Monday, August 08, 2016

From the Archives: Virginia Attorney General Mark Herring discusses federal gay marriage appeals

Publisher's note: This article was originally published on on September 14, 2014. The publishing platform was discontinued July 1, 2016, and its web site was scheduled to go dark on or about July 10, 2016.  I am republishing this piece in an effort to preserve it and all my other contributions to since April 6, 2010. It is reposted here without most of the internal links that were in the original.

Virginia Attorney General Mark Herring discusses federal gay marriage appeals

After offering opening remarks to the participants at the third annual Charlottesville Gay Pride Festival in Lee Park on September 13, Virginia Attorney General Mark Herring spoke to reporters about the same-sex marriage cases that may be heard by the U.S. Supreme Court in its coming term.

Answering questions posed by the Charlottesville Libertarian Examiner, Herring, a Democrat who served in the state Senate before his 2013 election as attorney general, explained how his mind has been changed about gay marriage.

As a senator, Herring had voted in favor of the so-called Marshall-Newman amendment, which added a prohibition on same-sex marriage and civil unions to the bill of rights section of the Virginia Constitution. As attorney general, he refused to defend the amendment and statutes banning gay marriage when they were challenged by same-sex couples seeking legal recognition of their marriages.

After his 2006 vote supporting the constitutional ban, Herring explained, “I saw how it hurt a lot of people. That made me continue to question whether that was the right decision.”

'See things differently'
In the intervening years, he said, “I talked to a lot of people – people at work, constituents, my family -- and I see things very differently now.”

At the time of the marriage amendment vote, Herring said, he was “working to end discrimination but I stopped short of full marriage equality. I came to see that that was wrong, and a lot of people were hurt by it.”

Equality, he continued, “is a bedrock principle of American jurisprudence. Nobody deserves to be discriminated against. Our Constitution guarantees not only gay and lesbian couples equality, it guarantees all Americans equality.”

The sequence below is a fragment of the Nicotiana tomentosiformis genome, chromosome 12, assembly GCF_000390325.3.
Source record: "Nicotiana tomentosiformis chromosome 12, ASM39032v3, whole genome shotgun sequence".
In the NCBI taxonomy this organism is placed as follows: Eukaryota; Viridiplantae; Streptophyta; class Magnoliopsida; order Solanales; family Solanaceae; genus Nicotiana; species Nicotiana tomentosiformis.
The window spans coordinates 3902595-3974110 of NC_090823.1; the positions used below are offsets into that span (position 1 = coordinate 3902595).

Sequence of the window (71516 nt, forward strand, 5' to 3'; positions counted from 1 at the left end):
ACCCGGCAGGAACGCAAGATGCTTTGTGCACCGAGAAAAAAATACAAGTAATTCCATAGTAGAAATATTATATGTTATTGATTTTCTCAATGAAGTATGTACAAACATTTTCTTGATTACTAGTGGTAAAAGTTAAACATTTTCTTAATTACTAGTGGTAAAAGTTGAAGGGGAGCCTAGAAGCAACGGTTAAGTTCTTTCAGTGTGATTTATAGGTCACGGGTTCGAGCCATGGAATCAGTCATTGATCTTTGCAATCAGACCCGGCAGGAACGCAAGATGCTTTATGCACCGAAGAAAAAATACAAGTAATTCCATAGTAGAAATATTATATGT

During its upcoming September 29 conference, the U.S. Supreme Court will be looking at certiorari petitions from various states where anti-same-sex-marriage laws have been challenged. Virginia's case is among them.

“The Oklahoma, Utah, and Virginia cases are all now before the Supreme Court on petitions for appeal,” Herring explained.

“Those petitions have been fully briefed as to whether the cases should be taken by the Court. Whether it's Virginia's case or whether it's one of the others or a group of them, it's difficult to predict.” Nonetheless, Herring added, “I feel confident that the court will consider whether to take one, or some, or all of these cases.”

Virginia's case involves two couples, one a male couple from Norfolk who sought a local marriage license and were denied it. The other is a female couple who were legally married in California and adopted a child, but whose marriage goes unrecognized by Virginia, leading to complications regarding the custody status of the adopted child.

Herring explained that “Virginia's case would address all of those legal issues,” adding that “it would be good for Virginia. Not only do I feel we have a really strong legal team but the Commonwealth, I know and we know, has moved forward since the key landmark civil rights decisions over the last 50 years where Virginia was on the wrong side.”

Brown and Loving
Herring noted that the famous 1954 decision that ended racial segregation of government schools, Brown v. Board of Education, included a case from Prince Edward County, Virginia, but “Virginia and its attorney general argued against school desegregation and on the wrong side.”

In the 1967 case that overturned miscegenation laws, Loving v. Virginia, he said, “a couple from Caroline County was denied a marriage license because they were of different races. And again, Virginia argued on the wrong side of that key, landmark decision.”

Herring said he hopes that, “when we look at this issue in the future, people all around the country and our children will know that Virginia was on the right side of history and on the right side of law.”

By deciding not to defend Virginia's laws in these cases, he said, “as Attorney General, I was going to make sure that the injustices in those other landmark civil rights cases would not be repeated this time.”


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